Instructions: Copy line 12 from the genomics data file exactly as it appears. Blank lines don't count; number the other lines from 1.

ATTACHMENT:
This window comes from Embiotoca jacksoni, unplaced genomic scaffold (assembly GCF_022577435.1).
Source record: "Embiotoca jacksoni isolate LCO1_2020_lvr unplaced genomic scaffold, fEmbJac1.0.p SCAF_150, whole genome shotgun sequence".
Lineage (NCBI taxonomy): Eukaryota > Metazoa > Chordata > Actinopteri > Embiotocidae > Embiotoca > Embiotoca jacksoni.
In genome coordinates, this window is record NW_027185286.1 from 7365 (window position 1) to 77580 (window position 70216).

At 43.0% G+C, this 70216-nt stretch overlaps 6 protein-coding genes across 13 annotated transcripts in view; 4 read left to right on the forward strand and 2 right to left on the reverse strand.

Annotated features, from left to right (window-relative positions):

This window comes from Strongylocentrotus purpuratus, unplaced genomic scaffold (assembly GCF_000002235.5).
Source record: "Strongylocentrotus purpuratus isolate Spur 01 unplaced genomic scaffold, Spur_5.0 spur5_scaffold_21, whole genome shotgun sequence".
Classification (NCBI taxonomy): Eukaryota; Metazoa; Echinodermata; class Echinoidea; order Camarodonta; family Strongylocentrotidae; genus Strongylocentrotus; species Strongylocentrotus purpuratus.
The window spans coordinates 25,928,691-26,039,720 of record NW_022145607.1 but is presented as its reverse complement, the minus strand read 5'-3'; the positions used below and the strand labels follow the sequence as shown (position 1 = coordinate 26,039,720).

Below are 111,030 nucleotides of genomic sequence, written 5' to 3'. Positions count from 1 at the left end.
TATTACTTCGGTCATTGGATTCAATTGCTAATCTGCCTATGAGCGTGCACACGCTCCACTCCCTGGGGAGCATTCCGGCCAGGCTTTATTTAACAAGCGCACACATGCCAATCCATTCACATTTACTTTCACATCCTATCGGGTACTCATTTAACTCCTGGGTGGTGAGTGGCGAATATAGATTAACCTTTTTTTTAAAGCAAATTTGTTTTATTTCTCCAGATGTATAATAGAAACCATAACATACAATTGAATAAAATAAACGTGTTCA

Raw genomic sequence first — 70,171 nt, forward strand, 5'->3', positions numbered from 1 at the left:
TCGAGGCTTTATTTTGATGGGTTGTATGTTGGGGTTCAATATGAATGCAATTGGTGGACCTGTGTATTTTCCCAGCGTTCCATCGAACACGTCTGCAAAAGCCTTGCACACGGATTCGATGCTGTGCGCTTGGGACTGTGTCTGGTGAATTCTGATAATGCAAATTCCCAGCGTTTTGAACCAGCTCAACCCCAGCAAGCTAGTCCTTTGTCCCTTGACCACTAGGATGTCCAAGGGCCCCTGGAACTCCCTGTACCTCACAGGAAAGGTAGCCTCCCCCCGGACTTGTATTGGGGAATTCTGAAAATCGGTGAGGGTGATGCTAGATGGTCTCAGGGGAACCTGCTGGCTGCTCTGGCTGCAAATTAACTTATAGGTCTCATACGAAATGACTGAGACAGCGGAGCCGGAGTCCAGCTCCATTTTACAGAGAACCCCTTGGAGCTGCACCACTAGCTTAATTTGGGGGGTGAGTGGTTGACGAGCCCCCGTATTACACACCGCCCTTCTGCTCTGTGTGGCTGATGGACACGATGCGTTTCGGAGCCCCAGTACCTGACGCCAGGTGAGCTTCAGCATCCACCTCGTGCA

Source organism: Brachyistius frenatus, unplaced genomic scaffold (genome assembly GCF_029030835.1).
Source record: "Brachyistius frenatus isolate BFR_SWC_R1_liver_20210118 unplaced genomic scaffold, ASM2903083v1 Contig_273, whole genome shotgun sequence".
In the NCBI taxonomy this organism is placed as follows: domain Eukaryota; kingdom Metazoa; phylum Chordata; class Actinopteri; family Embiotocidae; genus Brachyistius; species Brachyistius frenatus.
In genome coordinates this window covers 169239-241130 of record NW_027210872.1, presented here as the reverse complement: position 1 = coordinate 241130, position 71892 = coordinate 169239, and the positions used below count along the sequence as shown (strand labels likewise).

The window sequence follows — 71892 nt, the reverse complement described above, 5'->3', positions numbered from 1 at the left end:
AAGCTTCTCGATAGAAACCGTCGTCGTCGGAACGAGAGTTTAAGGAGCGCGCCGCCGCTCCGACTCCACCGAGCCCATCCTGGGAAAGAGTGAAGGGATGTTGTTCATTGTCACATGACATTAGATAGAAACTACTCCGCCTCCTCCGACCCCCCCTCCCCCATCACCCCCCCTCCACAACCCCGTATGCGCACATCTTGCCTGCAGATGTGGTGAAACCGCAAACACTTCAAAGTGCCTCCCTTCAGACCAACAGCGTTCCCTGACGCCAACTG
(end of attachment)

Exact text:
TATTACTTCGGTCATTGGATTCAATTGCTAATCTGCCTATGAGCGTGCACACGCTCCACTCCCTGGGGAGCATTCCGGCCAGGCTTTATTTAACAAGCGCACACATGCCAATCCATTCACATTTACTTTCACATCCTATCGGGTACTCATTTAACTCCTGGGTGGTGAGTGGCGAATATAGATTAACCTTTTTTTTAAAGCAAATTTGTTTTATTTCTCCAGATGTATAATAGAAACCATAACATACAATTGAATAAAATAAACGTGTTCA